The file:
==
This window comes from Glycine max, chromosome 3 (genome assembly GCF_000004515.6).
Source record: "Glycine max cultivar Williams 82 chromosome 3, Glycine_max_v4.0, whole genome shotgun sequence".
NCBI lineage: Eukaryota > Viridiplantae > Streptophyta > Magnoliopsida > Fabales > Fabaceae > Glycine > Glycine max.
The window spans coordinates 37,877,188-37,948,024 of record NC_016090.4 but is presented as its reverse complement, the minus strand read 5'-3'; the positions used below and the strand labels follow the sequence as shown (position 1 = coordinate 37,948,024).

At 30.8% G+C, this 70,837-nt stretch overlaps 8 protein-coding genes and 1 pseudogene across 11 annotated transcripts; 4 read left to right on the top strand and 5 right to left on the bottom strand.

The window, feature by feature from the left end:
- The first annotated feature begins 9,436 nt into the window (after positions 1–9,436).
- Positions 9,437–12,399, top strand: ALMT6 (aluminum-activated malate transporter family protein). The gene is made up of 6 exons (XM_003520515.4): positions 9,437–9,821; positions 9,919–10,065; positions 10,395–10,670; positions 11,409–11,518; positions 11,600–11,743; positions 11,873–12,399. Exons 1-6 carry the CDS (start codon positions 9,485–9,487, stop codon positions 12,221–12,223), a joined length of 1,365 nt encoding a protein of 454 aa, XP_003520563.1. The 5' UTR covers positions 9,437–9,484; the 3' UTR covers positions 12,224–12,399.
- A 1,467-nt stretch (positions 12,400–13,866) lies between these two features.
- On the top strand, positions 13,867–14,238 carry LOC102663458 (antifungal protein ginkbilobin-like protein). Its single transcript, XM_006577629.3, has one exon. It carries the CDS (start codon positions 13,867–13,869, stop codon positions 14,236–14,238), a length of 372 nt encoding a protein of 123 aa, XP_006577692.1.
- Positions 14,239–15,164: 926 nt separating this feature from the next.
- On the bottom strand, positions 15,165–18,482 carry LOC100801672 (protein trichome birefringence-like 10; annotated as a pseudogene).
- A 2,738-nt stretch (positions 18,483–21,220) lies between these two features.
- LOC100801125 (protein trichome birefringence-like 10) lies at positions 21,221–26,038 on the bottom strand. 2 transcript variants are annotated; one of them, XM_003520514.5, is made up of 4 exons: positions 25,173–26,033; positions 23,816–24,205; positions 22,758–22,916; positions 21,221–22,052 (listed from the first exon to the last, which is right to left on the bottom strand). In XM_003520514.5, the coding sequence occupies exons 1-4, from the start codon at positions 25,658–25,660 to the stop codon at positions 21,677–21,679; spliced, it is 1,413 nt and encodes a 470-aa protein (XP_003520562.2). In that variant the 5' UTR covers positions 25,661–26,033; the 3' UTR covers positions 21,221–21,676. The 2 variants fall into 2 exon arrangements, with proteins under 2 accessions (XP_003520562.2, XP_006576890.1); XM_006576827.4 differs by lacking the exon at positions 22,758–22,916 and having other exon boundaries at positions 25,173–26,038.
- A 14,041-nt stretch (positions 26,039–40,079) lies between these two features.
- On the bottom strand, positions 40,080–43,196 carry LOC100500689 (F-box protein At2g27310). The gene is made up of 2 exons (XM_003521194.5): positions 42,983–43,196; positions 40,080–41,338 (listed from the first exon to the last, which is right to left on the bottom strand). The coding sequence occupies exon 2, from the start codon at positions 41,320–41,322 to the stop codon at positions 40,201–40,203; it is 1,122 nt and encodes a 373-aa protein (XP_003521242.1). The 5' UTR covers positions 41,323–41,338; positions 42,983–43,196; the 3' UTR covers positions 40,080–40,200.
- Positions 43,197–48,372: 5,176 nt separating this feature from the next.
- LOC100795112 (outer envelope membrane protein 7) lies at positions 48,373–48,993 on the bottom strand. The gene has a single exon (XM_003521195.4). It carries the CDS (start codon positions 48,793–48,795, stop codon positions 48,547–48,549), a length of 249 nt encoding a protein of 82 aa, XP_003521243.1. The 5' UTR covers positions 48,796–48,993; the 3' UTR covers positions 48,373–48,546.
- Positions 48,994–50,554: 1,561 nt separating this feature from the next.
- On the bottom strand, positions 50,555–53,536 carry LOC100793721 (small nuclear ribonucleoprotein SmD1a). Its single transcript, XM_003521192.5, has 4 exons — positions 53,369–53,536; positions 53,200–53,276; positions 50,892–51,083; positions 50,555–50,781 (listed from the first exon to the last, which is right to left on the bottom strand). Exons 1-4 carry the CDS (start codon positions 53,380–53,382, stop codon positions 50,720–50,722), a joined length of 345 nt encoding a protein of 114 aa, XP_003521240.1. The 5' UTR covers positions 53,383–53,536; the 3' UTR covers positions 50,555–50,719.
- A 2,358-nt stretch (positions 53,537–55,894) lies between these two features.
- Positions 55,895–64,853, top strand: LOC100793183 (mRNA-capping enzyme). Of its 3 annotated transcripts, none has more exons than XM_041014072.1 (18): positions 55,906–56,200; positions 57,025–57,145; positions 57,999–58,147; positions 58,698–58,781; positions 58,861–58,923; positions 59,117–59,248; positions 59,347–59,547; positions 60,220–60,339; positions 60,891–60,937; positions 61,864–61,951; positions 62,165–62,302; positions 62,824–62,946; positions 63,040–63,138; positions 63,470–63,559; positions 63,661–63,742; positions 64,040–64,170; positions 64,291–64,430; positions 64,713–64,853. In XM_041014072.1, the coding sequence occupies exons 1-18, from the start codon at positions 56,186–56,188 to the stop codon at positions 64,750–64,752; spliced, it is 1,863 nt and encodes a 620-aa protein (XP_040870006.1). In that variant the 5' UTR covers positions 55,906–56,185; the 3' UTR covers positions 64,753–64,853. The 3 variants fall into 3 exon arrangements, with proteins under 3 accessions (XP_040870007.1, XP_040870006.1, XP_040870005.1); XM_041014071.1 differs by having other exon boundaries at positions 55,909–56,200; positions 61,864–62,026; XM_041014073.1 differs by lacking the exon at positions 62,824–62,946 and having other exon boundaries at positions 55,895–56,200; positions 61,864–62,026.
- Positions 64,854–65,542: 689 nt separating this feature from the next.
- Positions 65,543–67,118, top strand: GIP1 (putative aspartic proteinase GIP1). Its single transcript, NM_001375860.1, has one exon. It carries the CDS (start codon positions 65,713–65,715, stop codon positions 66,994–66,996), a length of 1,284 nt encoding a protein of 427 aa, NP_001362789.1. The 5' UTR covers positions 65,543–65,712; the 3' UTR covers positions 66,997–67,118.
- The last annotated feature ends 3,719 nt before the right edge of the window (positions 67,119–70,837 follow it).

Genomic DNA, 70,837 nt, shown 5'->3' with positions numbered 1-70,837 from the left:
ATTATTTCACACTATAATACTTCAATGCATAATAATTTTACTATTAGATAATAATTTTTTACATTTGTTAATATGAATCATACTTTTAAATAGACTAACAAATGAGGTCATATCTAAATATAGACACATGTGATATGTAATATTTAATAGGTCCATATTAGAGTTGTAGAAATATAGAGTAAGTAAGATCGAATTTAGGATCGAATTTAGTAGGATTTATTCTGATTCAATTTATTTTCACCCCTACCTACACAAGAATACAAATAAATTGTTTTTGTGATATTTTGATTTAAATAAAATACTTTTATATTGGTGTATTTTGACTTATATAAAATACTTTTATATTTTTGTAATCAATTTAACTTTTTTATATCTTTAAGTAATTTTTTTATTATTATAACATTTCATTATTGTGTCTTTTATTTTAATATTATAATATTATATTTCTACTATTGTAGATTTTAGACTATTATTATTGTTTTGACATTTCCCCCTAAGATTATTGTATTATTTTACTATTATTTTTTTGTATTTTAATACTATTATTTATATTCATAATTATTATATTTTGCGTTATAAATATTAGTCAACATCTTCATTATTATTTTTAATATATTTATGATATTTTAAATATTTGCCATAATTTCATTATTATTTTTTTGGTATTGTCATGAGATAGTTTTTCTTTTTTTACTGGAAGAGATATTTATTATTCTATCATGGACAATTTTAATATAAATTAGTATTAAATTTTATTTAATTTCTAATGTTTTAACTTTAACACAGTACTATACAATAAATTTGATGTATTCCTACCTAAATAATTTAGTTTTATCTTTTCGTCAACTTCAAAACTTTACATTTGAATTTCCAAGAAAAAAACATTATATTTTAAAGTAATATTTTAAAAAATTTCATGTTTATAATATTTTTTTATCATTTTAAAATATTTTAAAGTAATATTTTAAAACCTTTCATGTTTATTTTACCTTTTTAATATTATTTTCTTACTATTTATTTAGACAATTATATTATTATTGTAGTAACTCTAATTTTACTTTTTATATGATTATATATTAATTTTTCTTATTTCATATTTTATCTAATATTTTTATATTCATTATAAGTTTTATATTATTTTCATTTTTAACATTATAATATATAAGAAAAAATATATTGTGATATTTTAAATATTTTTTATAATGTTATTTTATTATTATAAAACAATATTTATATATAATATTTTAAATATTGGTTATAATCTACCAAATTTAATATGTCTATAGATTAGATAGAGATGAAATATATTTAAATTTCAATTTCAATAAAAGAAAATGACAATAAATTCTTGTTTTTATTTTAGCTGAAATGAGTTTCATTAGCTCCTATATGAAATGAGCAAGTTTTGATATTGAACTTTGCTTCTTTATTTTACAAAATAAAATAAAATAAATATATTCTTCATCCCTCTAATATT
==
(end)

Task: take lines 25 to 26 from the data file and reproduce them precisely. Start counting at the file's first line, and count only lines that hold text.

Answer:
- The last annotated feature ends 3,719 nt before the right edge of the window (positions 67,119–70,837 follow it).

Genomic DNA, 70,837 nt, shown 5'->3' with positions numbered 1-70,837 from the left: